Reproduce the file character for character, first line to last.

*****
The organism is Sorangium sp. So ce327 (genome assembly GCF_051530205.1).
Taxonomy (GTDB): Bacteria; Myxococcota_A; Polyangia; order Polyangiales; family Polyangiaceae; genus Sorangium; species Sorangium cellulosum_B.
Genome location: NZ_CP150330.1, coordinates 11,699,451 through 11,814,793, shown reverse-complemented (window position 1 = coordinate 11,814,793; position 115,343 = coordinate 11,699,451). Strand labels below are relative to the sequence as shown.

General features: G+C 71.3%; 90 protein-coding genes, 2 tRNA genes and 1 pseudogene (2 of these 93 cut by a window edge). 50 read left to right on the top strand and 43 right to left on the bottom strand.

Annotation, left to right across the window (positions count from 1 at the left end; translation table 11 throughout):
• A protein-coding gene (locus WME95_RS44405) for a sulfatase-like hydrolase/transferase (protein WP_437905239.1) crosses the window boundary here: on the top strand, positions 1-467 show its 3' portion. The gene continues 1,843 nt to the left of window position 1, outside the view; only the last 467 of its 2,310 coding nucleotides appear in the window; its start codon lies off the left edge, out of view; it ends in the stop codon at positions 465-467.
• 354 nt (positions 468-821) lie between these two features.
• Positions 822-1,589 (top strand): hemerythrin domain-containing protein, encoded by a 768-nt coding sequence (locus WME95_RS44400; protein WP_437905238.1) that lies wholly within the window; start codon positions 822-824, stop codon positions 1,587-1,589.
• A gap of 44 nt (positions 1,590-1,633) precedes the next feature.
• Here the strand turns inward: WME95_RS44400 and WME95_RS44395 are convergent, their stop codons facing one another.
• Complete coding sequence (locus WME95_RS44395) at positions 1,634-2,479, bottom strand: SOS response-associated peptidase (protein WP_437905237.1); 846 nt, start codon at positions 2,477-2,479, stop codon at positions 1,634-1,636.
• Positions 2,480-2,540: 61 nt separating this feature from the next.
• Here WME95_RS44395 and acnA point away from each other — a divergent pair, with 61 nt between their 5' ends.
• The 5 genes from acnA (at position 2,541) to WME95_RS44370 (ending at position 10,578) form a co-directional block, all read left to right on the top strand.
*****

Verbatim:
The organism is Sorangium sp. So ce327 (genome assembly GCF_051530205.1).
Taxonomy (GTDB): Bacteria; Myxococcota_A; Polyangia; order Polyangiales; family Polyangiaceae; genus Sorangium; species Sorangium cellulosum_B.
Genome location: NZ_CP150330.1, coordinates 11,699,451 through 11,814,793, shown reverse-complemented (window position 1 = coordinate 11,814,793; position 115,343 = coordinate 11,699,451). Strand labels below are relative to the sequence as shown.

General features: G+C 71.3%; 90 protein-coding genes, 2 tRNA genes and 1 pseudogene (2 of these 93 cut by a window edge). 50 read left to right on the top strand and 43 right to left on the bottom strand.

Annotation, left to right across the window (positions count from 1 at the left end; translation table 11 throughout):
• A protein-coding gene (locus WME95_RS44405) for a sulfatase-like hydrolase/transferase (protein WP_437905239.1) crosses the window boundary here: on the top strand, positions 1-467 show its 3' portion. The gene continues 1,843 nt to the left of window position 1, outside the view; only the last 467 of its 2,310 coding nucleotides appear in the window; its start codon lies off the left edge, out of view; it ends in the stop codon at positions 465-467.
• 354 nt (positions 468-821) lie between these two features.
• Positions 822-1,589 (top strand): hemerythrin domain-containing protein, encoded by a 768-nt coding sequence (locus WME95_RS44400; protein WP_437905238.1) that lies wholly within the window; start codon positions 822-824, stop codon positions 1,587-1,589.
• A gap of 44 nt (positions 1,590-1,633) precedes the next feature.
• Here the strand turns inward: WME95_RS44400 and WME95_RS44395 are convergent, their stop codons facing one another.
• Complete coding sequence (locus WME95_RS44395) at positions 1,634-2,479, bottom strand: SOS response-associated peptidase (protein WP_437905237.1); 846 nt, start codon at positions 2,477-2,479, stop codon at positions 1,634-1,636.
• Positions 2,480-2,540: 61 nt separating this feature from the next.
• Here WME95_RS44395 and acnA point away from each other — a divergent pair, with 61 nt between their 5' ends.
• The 5 genes from acnA (at position 2,541) to WME95_RS44370 (ending at position 10,578) form a co-directional block, all read left to right on the top strand.